When a business purchases inventory to resell, they can do so without paying sales tax. In order to do so, the retailer will need to provide a Louisiana Resale Certificate to their vendor.
Learn more about what a resale certificate is, how to get one, and more.
What is a Resale Certificate?
When retailers purchase products to resell, they often don’t pay sales tax to the supplier on the purchase. The sales tax will still be paid, but instead of the retailer paying sales tax, the retailer charges sales tax to their customer on the final value of the merchandise. The collected sales tax is then sent by the retailer to the Louisiana Department of Revenue.
For example, when a pet store purchases dog toys from their supplier to sell in the store, the pet store owner won’t typically have to pay sales tax to their supplier. When a customer (or end-user) purchases the dog toy, the retailer will charge sales tax to the customer based on the full price of the toy. The retailer will collect the sales tax from all their transactions and periodically (typically at the end of the month) send the sales tax to the state.
The purpose of the certificate is to provide evidence of why sales tax was not collected on a transaction. Similar names for a resale certificate include reseller number, seller’s permit, exemption certificate, wholesale license, or reseller’s license. In order for the supplier to allow the tax-exempt purchase, the seller needs proof the buyer intends to resell the product by providing a valid resale certificate.
The sales tax exemption is only intended to be used for inventory that will be resold and not intended for the tax-free purchase of items used in normal business operations such as paper, pens, etc.
Before a business starts selling products or providing taxable services, they must first get a Louisiana Sales Tax License from the Louisiana Department of Revenue. The Sales Tax License is sometimes referred to as a seller’s permit, sales tax number, or sales tax permit.
Is a resale certificate the same as a sales tax ID?
The Sales Tax License and resale certificate are commonly thought of as the same thing, but they are actually two separate documents. The Sales Tax License allows a business to sell and collect sales tax from taxable products and services in the state, while the Resale Certificate allows the retailer to make tax-exempt purchases for products they intend to resell.
Assuming the buyer’s Sales Tax License application was registered using a NAICS code that indicates the business sells tangible personal property, the Resale Certificate will be issued automatically by the Department of Revenue.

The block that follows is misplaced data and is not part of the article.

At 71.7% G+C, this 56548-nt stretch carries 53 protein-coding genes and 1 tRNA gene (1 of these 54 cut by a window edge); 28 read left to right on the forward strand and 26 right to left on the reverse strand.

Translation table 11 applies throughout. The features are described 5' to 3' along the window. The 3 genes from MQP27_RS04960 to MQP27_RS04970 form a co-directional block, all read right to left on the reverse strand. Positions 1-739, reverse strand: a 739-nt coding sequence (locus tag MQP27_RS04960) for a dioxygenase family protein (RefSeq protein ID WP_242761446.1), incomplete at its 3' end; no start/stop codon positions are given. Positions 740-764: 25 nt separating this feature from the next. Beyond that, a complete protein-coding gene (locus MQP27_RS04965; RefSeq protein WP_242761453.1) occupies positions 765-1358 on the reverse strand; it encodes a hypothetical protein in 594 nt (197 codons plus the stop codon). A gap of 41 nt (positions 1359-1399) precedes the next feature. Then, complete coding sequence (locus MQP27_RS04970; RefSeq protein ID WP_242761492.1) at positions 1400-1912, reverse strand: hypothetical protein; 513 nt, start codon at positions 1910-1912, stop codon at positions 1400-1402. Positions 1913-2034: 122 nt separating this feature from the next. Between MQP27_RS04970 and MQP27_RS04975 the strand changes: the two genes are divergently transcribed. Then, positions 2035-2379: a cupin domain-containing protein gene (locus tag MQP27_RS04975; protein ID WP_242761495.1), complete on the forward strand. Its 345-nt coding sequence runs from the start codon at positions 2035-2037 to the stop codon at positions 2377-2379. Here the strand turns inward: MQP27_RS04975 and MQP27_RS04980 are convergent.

Does a Louisiana Resale Certificate Expire?
As long as the business reports sales activities in the state and is current on all tax payments, the Louisiana Resale Certificate is automatically renewed.
Are sellers required to accept resale certificates?
Sellers are not required to accept resale certificates, however, most do. If the vendor doesn’t accept the certificate, the buyer will have to pay sales tax on the merchandise being purchased. In most cases, they will be able to get a credit for the sales taxes paid later on their sales tax filing.
If the seller is out-of-state, Louisiana is one of a few states that don’t recognize out-of-state resale certificates. In order to purchase tax-free from vendors in other states, the buyer will have to register for a Sales Tax License in the seller’s state.
What steps should a business take to accept a resale certificate?
When a business is presented with a resale certificate, the burden of proof is on the seller to verify that the buyer’s information is correct and to keep these records. Failing to verify this information may put the liability of paying Louisiana sales taxes on the seller.
Before accepting a resale certificate, a seller should:
- Review the resale certificate to make sure it is completely filled out.
- Verify the purchaser’s resale certificate is valid and active by visiting the Louisiana Department of Revenue’s website and look for the “Resale Certificate Validation” section.
- Sellers are also responsible for examining the certificate and evaluating whether the goods sold are reasonably consistent with the purchaser’s line of business. For example, if the buyer’s business is a car dealership, but they want to purchase office supplies tax-free, the seller should investigate further.
- Keep a file of resale certificates.